Even The Magician’s Apprentice was unable to wrest itself out of the gravity of romp – the deleterious scene where the Doctor plays his own theme tune on an electric guitar for no meaningful reason is an example of the currency that the production staff seem to think the show must deal in. It exists only to be eye-catching, Vine-able and thoroughly pleased with itself. It reeks of romp. Moffat clearly believes that this is part of the fabric of the show these days. But it doesn’t have to be like this.

Toby Whithouse’s latest episode for the series was everything a romp should be. There is – so far – no narrative trickiness, no unreliable narrators, no postmodernist stylings, no mythicism (otherwise known as fanwank) and no scenes that exist just to give a platform to the Doctor to be boastful, idiotic or just downright twatty. It rattled along without sub-plots or series arc; it developed at a pace that, while fast, was not incoherent; it adopted the same tone throughout; it was funny rather than wacky; the Doctor was an alien, not a dickwad. It did not aspire to do anything more than tell a fairly straightforward story well. Put simply, it was a romp. And so much the better for it.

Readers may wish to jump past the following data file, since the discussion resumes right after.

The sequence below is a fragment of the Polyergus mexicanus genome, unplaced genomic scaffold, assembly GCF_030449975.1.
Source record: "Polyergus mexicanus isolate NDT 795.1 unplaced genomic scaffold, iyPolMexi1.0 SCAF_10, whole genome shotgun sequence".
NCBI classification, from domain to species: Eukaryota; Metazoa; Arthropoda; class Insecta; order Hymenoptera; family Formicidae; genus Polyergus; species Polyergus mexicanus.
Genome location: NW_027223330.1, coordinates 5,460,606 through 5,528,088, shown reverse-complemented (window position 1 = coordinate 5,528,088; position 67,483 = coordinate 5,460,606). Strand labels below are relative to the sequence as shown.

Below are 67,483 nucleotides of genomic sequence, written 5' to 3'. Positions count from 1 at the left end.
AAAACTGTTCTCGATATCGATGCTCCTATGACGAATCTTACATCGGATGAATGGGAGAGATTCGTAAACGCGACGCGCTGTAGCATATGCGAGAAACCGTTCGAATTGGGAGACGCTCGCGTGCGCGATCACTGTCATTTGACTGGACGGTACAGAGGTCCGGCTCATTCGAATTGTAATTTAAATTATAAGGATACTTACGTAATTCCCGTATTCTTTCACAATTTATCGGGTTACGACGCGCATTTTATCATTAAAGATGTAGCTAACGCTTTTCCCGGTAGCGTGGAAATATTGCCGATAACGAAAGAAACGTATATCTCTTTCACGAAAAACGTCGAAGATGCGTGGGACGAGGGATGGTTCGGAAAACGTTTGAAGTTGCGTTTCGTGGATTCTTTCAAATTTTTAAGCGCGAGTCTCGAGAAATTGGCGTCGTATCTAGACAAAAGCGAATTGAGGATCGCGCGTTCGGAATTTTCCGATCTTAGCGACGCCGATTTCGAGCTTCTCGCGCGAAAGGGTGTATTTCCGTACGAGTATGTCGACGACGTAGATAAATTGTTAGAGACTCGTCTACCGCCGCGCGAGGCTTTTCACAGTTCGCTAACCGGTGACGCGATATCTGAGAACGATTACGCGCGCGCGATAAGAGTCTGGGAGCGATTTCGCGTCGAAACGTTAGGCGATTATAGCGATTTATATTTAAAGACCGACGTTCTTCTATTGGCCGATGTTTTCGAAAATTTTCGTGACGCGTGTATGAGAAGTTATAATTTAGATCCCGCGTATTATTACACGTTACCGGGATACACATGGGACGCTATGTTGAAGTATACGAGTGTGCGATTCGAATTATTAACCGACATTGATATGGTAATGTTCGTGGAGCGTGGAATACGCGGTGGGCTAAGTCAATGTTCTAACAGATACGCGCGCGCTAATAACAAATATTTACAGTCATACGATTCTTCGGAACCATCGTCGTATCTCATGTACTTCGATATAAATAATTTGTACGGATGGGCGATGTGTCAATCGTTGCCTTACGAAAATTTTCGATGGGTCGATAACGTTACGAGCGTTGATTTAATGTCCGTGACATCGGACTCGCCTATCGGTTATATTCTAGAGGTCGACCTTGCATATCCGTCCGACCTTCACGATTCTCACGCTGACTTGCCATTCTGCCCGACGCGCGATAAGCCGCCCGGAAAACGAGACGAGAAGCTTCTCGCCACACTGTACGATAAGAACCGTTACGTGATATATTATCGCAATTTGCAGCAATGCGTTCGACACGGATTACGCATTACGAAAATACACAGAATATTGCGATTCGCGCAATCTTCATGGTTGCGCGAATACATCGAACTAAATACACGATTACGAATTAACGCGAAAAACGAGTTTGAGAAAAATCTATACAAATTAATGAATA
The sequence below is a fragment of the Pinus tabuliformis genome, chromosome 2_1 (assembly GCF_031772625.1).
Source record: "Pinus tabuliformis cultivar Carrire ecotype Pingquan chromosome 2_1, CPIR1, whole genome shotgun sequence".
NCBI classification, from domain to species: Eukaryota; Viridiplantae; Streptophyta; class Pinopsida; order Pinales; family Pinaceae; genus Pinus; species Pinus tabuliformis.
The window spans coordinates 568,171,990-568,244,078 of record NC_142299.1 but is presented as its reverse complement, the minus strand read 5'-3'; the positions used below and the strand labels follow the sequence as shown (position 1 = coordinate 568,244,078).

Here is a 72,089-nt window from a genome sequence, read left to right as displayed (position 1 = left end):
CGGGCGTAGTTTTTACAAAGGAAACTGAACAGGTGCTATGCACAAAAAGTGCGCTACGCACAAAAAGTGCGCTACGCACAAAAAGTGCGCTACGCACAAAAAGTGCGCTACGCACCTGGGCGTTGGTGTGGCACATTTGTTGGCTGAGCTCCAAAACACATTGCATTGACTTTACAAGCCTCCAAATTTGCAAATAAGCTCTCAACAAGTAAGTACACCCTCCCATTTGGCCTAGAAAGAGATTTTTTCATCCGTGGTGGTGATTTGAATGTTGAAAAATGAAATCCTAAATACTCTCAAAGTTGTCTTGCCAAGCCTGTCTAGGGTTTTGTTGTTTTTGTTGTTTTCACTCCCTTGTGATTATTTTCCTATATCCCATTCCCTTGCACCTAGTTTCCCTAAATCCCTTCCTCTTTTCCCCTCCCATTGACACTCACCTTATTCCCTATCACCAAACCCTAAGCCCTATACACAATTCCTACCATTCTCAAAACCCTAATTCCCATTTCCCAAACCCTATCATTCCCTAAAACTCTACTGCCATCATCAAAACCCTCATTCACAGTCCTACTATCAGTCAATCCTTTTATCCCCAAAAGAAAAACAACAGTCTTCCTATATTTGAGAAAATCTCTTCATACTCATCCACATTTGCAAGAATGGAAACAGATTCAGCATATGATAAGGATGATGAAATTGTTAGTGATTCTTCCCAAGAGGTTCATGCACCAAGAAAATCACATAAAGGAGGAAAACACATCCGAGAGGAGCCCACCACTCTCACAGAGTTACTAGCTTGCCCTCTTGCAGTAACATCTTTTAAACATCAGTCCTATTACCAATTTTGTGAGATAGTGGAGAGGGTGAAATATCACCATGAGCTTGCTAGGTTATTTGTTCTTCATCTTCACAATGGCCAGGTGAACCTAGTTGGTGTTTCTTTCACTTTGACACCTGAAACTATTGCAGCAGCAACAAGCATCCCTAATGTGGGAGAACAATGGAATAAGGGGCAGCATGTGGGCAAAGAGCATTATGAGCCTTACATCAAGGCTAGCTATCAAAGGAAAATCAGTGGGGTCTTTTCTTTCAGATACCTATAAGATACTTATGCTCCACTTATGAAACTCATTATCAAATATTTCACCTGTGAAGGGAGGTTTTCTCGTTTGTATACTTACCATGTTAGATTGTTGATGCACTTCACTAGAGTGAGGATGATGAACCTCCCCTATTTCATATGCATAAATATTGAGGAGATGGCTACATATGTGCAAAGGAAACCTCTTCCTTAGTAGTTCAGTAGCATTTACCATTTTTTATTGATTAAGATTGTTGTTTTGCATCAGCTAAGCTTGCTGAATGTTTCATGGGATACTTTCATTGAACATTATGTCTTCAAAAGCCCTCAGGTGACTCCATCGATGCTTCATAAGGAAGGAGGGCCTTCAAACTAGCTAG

Doctor Who has been tiring me for a while now. My patience with the series has stretched to the point where, on two occasions in the last two years, I simply turned off the television halfway through an episode. I no longer watch the stories as soon as I can – often waiting a few days before watching it on catch-up or iPlayer. And last night I found myself discussing this with a couple of other fans who are tired of the programme. Despite the brilliance of Peter Capaldi, the odd flourish when Steven Moffat really tries and the fact that this is, after all, a constant companion, we’re all a little bored of Doctor Who. This brand of it anyway.